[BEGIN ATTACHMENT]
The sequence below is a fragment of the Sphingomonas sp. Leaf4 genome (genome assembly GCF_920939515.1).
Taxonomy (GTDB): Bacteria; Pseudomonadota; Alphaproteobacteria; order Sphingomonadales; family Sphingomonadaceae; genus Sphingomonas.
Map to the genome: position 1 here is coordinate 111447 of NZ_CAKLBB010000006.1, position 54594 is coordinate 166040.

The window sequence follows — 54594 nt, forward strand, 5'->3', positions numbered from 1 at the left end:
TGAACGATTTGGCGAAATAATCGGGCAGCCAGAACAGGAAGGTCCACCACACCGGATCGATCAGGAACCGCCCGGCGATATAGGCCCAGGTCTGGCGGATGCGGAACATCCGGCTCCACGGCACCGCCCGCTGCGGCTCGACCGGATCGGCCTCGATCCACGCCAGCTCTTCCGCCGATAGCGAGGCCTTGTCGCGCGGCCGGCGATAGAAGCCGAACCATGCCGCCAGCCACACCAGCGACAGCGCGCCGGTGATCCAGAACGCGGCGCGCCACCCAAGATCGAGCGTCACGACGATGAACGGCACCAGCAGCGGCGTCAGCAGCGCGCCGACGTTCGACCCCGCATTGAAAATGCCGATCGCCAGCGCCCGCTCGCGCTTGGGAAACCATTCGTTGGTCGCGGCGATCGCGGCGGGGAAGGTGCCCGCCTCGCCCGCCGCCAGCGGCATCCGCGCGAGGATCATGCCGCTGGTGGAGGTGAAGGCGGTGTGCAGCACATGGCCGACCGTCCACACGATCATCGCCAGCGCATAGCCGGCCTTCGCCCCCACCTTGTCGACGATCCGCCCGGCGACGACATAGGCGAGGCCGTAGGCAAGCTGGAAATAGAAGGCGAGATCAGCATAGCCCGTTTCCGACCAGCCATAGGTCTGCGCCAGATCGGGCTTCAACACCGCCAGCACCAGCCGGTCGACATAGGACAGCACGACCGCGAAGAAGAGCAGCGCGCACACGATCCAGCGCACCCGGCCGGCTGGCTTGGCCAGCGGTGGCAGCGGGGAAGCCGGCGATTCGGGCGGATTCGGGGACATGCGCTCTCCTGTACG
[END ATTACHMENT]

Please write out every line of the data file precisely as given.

The sequence below is a fragment of the Sphingomonas sp. Leaf4 genome (genome assembly GCF_920939515.1).
Taxonomy (GTDB): Bacteria; Pseudomonadota; Alphaproteobacteria; order Sphingomonadales; family Sphingomonadaceae; genus Sphingomonas.
Map to the genome: position 1 here is coordinate 111447 of NZ_CAKLBB010000006.1, position 54594 is coordinate 166040.

The window sequence follows — 54594 nt, forward strand, 5'->3', positions numbered from 1 at the left end:
TGAACGATTTGGCGAAATAATCGGGCAGCCAGAACAGGAAGGTCCACCACACCGGATCGATCAGGAACCGCCCGGCGATATAGGCCCAGGTCTGGCGGATGCGGAACATCCGGCTCCACGGCACCGCCCGCTGCGGCTCGACCGGATCGGCCTCGATCCACGCCAGCTCTTCCGCCGATAGCGAGGCCTTGTCGCGCGGCCGGCGATAGAAGCCGAACCATGCCGCCAGCCACACCAGCGACAGCGCGCCGGTGATCCAGAACGCGGCGCGCCACCCAAGATCGAGCGTCACGACGATGAACGGCACCAGCAGCGGCGTCAGCAGCGCGCCGACGTTCGACCCCGCATTGAAAATGCCGATCGCCAGCGCCCGCTCGCGCTTGGGAAACCATTCGTTGGTCGCGGCGATCGCGGCGGGGAAGGTGCCCGCCTCGCCCGCCGCCAGCGGCATCCGCGCGAGGATCATGCCGCTGGTGGAGGTGAAGGCGGTGTGCAGCACATGGCCGACCGTCCACACGATCATCGCCAGCGCATAGCCGGCCTTCGCCCCCACCTTGTCGACGATCCGCCCGGCGACGACATAGGCGAGGCCGTAGGCAAGCTGGAAATAGAAGGCGAGATCAGCATAGCCCGTTTCCGACCAGCCATAGGTCTGCGCCAGATCGGGCTTCAACACCGCCAGCACCAGCCGGTCGACATAGGACAGCACGACCGCGAAGAAGAGCAGCGCGCACACGATCCAGCGCACCCGGCCGGCTGGCTTGGCCAGCGGTGGCAGCGGGGAAGCCGGCGATTCGGGCGGATTCGGGGACATGCGCTCTCCTGTACG